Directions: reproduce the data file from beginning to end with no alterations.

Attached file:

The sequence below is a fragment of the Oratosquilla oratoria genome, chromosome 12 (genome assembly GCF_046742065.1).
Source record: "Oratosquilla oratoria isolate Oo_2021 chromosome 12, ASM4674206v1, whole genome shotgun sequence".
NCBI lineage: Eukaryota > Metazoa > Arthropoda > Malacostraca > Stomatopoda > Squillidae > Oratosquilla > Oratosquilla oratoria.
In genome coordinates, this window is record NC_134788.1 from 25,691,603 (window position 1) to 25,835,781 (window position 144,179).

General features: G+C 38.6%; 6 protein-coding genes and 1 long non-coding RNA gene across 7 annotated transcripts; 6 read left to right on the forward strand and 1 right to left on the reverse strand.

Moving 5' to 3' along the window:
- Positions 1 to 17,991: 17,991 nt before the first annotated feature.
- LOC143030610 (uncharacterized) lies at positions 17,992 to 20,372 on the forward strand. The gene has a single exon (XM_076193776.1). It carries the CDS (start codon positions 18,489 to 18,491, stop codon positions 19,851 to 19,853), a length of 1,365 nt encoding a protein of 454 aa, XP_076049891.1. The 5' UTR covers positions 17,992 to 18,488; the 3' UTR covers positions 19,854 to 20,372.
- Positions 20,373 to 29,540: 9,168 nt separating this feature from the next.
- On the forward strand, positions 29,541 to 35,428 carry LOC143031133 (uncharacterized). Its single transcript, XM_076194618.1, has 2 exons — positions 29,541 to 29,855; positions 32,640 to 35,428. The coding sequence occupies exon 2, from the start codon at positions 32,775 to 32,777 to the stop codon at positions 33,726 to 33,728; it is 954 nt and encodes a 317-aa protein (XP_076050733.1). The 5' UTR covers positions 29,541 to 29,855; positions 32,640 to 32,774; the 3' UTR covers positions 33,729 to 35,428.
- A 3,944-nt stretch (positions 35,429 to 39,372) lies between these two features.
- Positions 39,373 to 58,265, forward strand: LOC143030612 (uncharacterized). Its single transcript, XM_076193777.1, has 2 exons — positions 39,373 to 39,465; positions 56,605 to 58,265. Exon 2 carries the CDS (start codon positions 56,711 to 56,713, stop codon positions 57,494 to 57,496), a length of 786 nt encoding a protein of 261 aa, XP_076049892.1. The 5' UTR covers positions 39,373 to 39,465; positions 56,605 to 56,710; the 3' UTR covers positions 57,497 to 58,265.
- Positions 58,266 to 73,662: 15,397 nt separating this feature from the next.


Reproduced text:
The sequence below is a fragment of the Oratosquilla oratoria genome, chromosome 12 (genome assembly GCF_046742065.1).
Source record: "Oratosquilla oratoria isolate Oo_2021 chromosome 12, ASM4674206v1, whole genome shotgun sequence".
NCBI lineage: Eukaryota > Metazoa > Arthropoda > Malacostraca > Stomatopoda > Squillidae > Oratosquilla > Oratosquilla oratoria.
In genome coordinates, this window is record NC_134788.1 from 25,691,603 (window position 1) to 25,835,781 (window position 144,179).

General features: G+C 38.6%; 6 protein-coding genes and 1 long non-coding RNA gene across 7 annotated transcripts; 6 read left to right on the forward strand and 1 right to left on the reverse strand.

Moving 5' to 3' along the window:
- Positions 1 to 17,991: 17,991 nt before the first annotated feature.
- LOC143030610 (uncharacterized) lies at positions 17,992 to 20,372 on the forward strand. The gene has a single exon (XM_076193776.1). It carries the CDS (start codon positions 18,489 to 18,491, stop codon positions 19,851 to 19,853), a length of 1,365 nt encoding a protein of 454 aa, XP_076049891.1. The 5' UTR covers positions 17,992 to 18,488; the 3' UTR covers positions 19,854 to 20,372.
- Positions 20,373 to 29,540: 9,168 nt separating this feature from the next.
- On the forward strand, positions 29,541 to 35,428 carry LOC143031133 (uncharacterized). Its single transcript, XM_076194618.1, has 2 exons — positions 29,541 to 29,855; positions 32,640 to 35,428. The coding sequence occupies exon 2, from the start codon at positions 32,775 to 32,777 to the stop codon at positions 33,726 to 33,728; it is 954 nt and encodes a 317-aa protein (XP_076050733.1). The 5' UTR covers positions 29,541 to 29,855; positions 32,640 to 32,774; the 3' UTR covers positions 33,729 to 35,428.
- A 3,944-nt stretch (positions 35,429 to 39,372) lies between these two features.
- Positions 39,373 to 58,265, forward strand: LOC143030612 (uncharacterized). Its single transcript, XM_076193777.1, has 2 exons — positions 39,373 to 39,465; positions 56,605 to 58,265. Exon 2 carries the CDS (start codon positions 56,711 to 56,713, stop codon positions 57,494 to 57,496), a length of 786 nt encoding a protein of 261 aa, XP_076049892.1. The 5' UTR covers positions 39,373 to 39,465; positions 56,605 to 56,710; the 3' UTR covers positions 57,497 to 58,265.
- Positions 58,266 to 73,662: 15,397 nt separating this feature from the next.